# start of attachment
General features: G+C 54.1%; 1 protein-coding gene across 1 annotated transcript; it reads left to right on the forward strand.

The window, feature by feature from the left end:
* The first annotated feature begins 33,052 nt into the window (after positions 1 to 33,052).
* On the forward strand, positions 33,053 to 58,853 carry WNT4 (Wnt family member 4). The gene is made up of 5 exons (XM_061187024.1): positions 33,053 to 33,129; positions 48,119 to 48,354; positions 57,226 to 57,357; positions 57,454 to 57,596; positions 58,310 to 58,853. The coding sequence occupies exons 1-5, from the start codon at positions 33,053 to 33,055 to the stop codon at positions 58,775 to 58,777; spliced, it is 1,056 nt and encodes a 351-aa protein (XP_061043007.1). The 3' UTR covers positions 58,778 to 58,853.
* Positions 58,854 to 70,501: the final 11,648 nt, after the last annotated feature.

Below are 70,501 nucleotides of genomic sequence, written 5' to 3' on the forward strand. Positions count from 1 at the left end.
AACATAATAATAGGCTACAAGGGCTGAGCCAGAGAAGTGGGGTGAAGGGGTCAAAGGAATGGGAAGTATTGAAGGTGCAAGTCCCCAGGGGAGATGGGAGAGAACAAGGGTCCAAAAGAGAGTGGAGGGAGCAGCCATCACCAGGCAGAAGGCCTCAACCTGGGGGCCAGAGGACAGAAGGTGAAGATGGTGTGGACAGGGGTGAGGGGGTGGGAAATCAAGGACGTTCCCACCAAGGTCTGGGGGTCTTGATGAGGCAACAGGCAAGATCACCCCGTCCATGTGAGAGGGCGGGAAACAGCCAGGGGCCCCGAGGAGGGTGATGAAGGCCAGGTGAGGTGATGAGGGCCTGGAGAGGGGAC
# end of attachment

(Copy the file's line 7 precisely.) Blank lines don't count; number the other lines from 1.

AACATAATAATAGGCTACAAGGGCTGAGCCAGAGAAGTGGGGTGAAGGGGTCAAAGGAATGGGAAGTATTGAAGGTGCAAGTCCCCAGGGGAGATGGGAGAGAACAAGGGTCCAAAAGAGAGTGGAGGGAGCAGCCATCACCAGGCAGAAGGCCTCAACCTGGGGGCCAGAGGACAGAAGGTGAAGATGGTGTGGACAGGGGTGAGGGGGTGGGAAATCAAGGACGTTCCCACCAAGGTCTGGGGGTCTTGATGAGGCAACAGGCAAGATCACCCCGTCCATGTGAGAGGGCGGGAAACAGCCAGGGGCCCCGAGGAGGGTGATGAAGGCCAGGTGAGGTGATGAGGGCCTGGAGAGGGGAC